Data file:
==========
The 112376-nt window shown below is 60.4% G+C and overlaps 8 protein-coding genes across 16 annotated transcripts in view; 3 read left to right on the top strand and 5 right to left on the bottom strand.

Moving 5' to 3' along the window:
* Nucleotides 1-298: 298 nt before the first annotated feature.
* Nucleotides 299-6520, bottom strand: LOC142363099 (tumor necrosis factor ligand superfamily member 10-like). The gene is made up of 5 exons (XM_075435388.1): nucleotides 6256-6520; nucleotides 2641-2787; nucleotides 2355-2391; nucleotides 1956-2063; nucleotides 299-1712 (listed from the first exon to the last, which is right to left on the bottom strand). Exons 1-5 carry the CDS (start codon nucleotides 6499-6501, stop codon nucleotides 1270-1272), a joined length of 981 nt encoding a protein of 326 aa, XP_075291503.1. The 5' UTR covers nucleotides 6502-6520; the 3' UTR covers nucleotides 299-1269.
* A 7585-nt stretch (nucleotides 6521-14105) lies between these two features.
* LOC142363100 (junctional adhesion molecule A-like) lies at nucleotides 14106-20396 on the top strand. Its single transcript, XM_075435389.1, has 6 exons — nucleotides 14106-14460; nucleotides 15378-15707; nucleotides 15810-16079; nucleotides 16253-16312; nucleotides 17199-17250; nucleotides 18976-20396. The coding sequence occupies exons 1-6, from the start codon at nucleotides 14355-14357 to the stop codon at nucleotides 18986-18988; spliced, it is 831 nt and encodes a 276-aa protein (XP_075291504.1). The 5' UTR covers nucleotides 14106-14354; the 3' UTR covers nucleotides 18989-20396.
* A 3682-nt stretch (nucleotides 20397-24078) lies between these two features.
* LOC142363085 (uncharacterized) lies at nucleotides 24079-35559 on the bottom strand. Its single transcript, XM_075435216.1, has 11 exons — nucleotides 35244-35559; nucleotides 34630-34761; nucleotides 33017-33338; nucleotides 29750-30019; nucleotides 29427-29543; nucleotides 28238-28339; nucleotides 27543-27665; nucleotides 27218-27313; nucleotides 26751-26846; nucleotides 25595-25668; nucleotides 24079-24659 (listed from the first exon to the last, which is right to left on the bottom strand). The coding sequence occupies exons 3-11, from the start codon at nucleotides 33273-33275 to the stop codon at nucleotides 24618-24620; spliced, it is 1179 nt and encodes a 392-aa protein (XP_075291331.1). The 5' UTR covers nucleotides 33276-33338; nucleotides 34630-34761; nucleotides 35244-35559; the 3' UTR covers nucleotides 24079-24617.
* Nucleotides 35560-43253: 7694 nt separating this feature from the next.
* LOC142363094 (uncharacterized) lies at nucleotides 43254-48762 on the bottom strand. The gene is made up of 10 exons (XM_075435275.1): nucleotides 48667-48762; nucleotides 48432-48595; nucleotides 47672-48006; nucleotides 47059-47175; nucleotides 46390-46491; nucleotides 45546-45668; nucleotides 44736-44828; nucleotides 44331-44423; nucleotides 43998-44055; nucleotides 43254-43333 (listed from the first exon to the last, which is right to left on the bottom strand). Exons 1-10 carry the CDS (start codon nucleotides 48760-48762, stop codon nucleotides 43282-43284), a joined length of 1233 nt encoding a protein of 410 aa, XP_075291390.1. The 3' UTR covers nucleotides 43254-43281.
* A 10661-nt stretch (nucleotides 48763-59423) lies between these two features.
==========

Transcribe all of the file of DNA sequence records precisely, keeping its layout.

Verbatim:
The 112376-nt window shown below is 60.4% G+C and overlaps 8 protein-coding genes across 16 annotated transcripts in view; 3 read left to right on the top strand and 5 right to left on the bottom strand.

Moving 5' to 3' along the window:
* Nucleotides 1-298: 298 nt before the first annotated feature.
* Nucleotides 299-6520, bottom strand: LOC142363099 (tumor necrosis factor ligand superfamily member 10-like). The gene is made up of 5 exons (XM_075435388.1): nucleotides 6256-6520; nucleotides 2641-2787; nucleotides 2355-2391; nucleotides 1956-2063; nucleotides 299-1712 (listed from the first exon to the last, which is right to left on the bottom strand). Exons 1-5 carry the CDS (start codon nucleotides 6499-6501, stop codon nucleotides 1270-1272), a joined length of 981 nt encoding a protein of 326 aa, XP_075291503.1. The 5' UTR covers nucleotides 6502-6520; the 3' UTR covers nucleotides 299-1269.
* A 7585-nt stretch (nucleotides 6521-14105) lies between these two features.
* LOC142363100 (junctional adhesion molecule A-like) lies at nucleotides 14106-20396 on the top strand. Its single transcript, XM_075435389.1, has 6 exons — nucleotides 14106-14460; nucleotides 15378-15707; nucleotides 15810-16079; nucleotides 16253-16312; nucleotides 17199-17250; nucleotides 18976-20396. The coding sequence occupies exons 1-6, from the start codon at nucleotides 14355-14357 to the stop codon at nucleotides 18986-18988; spliced, it is 831 nt and encodes a 276-aa protein (XP_075291504.1). The 5' UTR covers nucleotides 14106-14354; the 3' UTR covers nucleotides 18989-20396.
* A 3682-nt stretch (nucleotides 20397-24078) lies between these two features.
* LOC142363085 (uncharacterized) lies at nucleotides 24079-35559 on the bottom strand. Its single transcript, XM_075435216.1, has 11 exons — nucleotides 35244-35559; nucleotides 34630-34761; nucleotides 33017-33338; nucleotides 29750-30019; nucleotides 29427-29543; nucleotides 28238-28339; nucleotides 27543-27665; nucleotides 27218-27313; nucleotides 26751-26846; nucleotides 25595-25668; nucleotides 24079-24659 (listed from the first exon to the last, which is right to left on the bottom strand). The coding sequence occupies exons 3-11, from the start codon at nucleotides 33273-33275 to the stop codon at nucleotides 24618-24620; spliced, it is 1179 nt and encodes a 392-aa protein (XP_075291331.1). The 5' UTR covers nucleotides 33276-33338; nucleotides 34630-34761; nucleotides 35244-35559; the 3' UTR covers nucleotides 24079-24617.
* Nucleotides 35560-43253: 7694 nt separating this feature from the next.
* LOC142363094 (uncharacterized) lies at nucleotides 43254-48762 on the bottom strand. The gene is made up of 10 exons (XM_075435275.1): nucleotides 48667-48762; nucleotides 48432-48595; nucleotides 47672-48006; nucleotides 47059-47175; nucleotides 46390-46491; nucleotides 45546-45668; nucleotides 44736-44828; nucleotides 44331-44423; nucleotides 43998-44055; nucleotides 43254-43333 (listed from the first exon to the last, which is right to left on the bottom strand). Exons 1-10 carry the CDS (start codon nucleotides 48760-48762, stop codon nucleotides 43282-43284), a joined length of 1233 nt encoding a protein of 410 aa, XP_075291390.1. The 3' UTR covers nucleotides 43254-43281.
* A 10661-nt stretch (nucleotides 48763-59423) lies between these two features.